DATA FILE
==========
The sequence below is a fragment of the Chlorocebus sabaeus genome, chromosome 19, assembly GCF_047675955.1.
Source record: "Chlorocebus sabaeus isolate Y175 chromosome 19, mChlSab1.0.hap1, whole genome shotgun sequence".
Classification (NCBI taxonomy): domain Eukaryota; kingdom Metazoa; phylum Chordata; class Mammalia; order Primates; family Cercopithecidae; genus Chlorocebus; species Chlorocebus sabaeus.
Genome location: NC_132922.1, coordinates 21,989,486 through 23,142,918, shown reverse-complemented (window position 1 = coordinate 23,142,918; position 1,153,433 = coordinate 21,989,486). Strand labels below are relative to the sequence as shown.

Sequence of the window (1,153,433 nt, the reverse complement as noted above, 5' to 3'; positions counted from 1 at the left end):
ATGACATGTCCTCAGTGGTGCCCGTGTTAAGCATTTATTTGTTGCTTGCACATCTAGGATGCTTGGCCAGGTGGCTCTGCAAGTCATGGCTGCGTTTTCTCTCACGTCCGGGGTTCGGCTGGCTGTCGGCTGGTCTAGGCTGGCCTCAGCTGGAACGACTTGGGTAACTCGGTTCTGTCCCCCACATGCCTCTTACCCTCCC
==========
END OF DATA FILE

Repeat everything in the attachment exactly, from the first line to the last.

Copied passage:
The sequence below is a fragment of the Chlorocebus sabaeus genome, chromosome 19, assembly GCF_047675955.1.
Source record: "Chlorocebus sabaeus isolate Y175 chromosome 19, mChlSab1.0.hap1, whole genome shotgun sequence".
Classification (NCBI taxonomy): domain Eukaryota; kingdom Metazoa; phylum Chordata; class Mammalia; order Primates; family Cercopithecidae; genus Chlorocebus; species Chlorocebus sabaeus.
Genome location: NC_132922.1, coordinates 21,989,486 through 23,142,918, shown reverse-complemented (window position 1 = coordinate 23,142,918; position 1,153,433 = coordinate 21,989,486). Strand labels below are relative to the sequence as shown.

Sequence of the window (1,153,433 nt, the reverse complement as noted above, 5' to 3'; positions counted from 1 at the left end):
ATGACATGTCCTCAGTGGTGCCCGTGTTAAGCATTTATTTGTTGCTTGCACATCTAGGATGCTTGGCCAGGTGGCTCTGCAAGTCATGGCTGCGTTTTCTCTCACGTCCGGGGTTCGGCTGGCTGTCGGCTGGTCTAGGCTGGCCTCAGCTGGAACGACTTGGGTAACTCGGTTCTGTCCCCCACATGCCTCTTACCCTCCC